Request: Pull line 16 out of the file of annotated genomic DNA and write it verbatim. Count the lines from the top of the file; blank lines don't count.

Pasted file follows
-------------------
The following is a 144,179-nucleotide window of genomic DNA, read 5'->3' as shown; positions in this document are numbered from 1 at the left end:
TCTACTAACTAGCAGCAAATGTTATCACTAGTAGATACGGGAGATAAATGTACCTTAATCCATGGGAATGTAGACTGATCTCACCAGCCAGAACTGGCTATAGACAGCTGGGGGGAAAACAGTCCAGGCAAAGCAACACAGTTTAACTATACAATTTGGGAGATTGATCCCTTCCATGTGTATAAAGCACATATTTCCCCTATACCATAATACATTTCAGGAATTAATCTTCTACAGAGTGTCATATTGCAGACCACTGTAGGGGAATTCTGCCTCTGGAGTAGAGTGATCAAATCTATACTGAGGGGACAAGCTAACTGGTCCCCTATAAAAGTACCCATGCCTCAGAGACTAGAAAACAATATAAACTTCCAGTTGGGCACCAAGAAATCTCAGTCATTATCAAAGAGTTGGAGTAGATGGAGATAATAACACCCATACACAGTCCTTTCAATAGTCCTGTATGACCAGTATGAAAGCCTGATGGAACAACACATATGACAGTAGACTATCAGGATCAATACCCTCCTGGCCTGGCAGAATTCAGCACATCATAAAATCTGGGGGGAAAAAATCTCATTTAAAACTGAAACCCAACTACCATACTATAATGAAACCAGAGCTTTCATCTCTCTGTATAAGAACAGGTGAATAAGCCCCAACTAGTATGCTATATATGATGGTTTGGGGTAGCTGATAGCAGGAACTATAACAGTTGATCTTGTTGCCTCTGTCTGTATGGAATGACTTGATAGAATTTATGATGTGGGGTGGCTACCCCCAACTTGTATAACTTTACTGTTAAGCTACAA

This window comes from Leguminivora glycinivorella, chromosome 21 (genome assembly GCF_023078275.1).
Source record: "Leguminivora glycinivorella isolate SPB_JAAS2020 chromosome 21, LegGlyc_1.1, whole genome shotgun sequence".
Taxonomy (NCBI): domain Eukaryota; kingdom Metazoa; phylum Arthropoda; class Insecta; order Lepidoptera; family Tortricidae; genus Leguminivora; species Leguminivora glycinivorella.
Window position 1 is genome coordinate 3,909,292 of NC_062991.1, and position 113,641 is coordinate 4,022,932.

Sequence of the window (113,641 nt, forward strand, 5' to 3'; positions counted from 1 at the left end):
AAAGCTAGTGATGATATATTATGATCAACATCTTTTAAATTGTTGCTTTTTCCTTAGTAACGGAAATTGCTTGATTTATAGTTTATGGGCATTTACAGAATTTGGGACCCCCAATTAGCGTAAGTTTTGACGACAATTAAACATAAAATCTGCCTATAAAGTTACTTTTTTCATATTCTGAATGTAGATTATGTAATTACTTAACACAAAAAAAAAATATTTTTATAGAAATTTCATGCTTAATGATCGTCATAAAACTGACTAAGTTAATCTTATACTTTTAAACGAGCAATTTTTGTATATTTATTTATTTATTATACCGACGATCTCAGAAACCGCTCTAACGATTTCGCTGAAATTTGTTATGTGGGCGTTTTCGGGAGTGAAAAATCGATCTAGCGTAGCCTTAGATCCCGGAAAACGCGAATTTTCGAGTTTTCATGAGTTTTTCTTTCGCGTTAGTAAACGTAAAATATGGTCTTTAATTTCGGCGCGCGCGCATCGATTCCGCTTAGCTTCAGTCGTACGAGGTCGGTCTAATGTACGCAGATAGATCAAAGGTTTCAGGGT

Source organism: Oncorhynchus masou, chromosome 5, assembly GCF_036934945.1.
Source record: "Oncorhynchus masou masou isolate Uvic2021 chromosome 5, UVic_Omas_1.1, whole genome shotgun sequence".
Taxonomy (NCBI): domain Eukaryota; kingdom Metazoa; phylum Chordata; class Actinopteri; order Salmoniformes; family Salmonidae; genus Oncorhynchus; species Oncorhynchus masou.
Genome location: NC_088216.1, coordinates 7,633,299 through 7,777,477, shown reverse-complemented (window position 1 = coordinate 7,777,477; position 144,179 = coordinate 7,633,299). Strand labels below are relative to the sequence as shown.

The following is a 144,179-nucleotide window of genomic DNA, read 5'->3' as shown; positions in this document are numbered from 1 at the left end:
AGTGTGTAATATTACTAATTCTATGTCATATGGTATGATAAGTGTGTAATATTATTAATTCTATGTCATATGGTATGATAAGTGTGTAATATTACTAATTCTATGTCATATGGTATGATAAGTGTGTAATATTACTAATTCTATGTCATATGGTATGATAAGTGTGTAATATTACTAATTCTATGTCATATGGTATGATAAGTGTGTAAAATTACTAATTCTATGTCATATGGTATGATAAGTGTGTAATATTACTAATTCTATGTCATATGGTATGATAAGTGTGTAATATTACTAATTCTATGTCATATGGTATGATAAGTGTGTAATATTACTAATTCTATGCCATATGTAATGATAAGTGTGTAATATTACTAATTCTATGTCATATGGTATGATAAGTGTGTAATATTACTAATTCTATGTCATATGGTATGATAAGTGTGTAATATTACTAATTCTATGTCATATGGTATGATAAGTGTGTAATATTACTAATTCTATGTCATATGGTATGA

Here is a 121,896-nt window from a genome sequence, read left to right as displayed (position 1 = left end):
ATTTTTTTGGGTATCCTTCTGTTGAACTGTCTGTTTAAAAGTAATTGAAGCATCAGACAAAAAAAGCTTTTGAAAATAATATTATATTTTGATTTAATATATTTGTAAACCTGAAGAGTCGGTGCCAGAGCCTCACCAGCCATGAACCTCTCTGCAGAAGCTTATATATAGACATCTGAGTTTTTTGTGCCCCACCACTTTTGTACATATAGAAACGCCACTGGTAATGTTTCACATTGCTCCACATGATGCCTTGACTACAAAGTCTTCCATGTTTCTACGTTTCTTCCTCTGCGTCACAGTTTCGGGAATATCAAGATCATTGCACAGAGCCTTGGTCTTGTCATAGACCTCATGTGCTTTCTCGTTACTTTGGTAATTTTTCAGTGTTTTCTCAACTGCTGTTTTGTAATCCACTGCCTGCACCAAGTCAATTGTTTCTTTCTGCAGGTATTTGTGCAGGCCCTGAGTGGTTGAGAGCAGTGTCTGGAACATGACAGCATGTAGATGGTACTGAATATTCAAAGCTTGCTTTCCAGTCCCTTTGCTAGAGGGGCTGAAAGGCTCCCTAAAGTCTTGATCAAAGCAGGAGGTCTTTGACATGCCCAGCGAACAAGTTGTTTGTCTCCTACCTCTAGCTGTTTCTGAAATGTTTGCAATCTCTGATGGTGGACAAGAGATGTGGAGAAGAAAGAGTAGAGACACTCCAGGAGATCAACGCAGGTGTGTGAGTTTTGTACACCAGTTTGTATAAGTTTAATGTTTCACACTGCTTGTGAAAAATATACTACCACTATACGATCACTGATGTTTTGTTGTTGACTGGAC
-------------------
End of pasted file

ATTTTTTTGGGTATCCTTCTGTTGAACTGTCTGTTTAAAAGTAATTGAAGCATCAGACAAAAAAAGCTTTTGAAAATAATATTATATTTTGATTTAATATATTTGTAAACCTGAAGAGTCGGTGCCAGAGCCTCACCAGCCATGAACCTCTCTGCAGAAGCTTATATATAGACATCTGAGTTTTTTGTGCCCCACCACTTTTGTACATATAGAAACGCCACTGGTAATGTTTCACATTGCTCCACATGATGCCTTGACTACAAAGTCTTCCATGTTTCTACGTTTCTTCCTCTGCGTCACAGTTTCGGGAATATCAAGATCATTGCACAGAGCCTTGGTCTTGTCATAGACCTCATGTGCTTTCTCGTTACTTTGGTAATTTTTCAGTGTTTTCTCAACTGCTGTTTTGTAATCCACTGCCTGCACCAAGTCAATTGTTTCTTTCTGCAGGTATTTGTGCAGGCCCTGAGTGGTTGAGAGCAGTGTCTGGAACATGACAGCATGTAGATGGTACTGAATATTCAAAGCTTGCTTTCCAGTCCCTTTGCTAGAGGGGCTGAAAGGCTCCCTAAAGTCTTGATCAAAGCAGGAGGTCTTTGACATGCCCAGCGAACAAGTTGTTTGTCTCCTACCTCTAGCTGTTTCTGAAATGTTTGCAATCTCTGATGGTGGACAAGAGATGTGGAGAAGAAAGAGTAGAGACACTCCAGGAGATCAACGCAGGTGTGTGAGTTTTGTACACCAGTTTGTATAAGTTTAATGTTTCACACTGCTTGTGAAAAATATACTACCACTATACGATCACTGATGTTTTGTTGTTGACTGGAC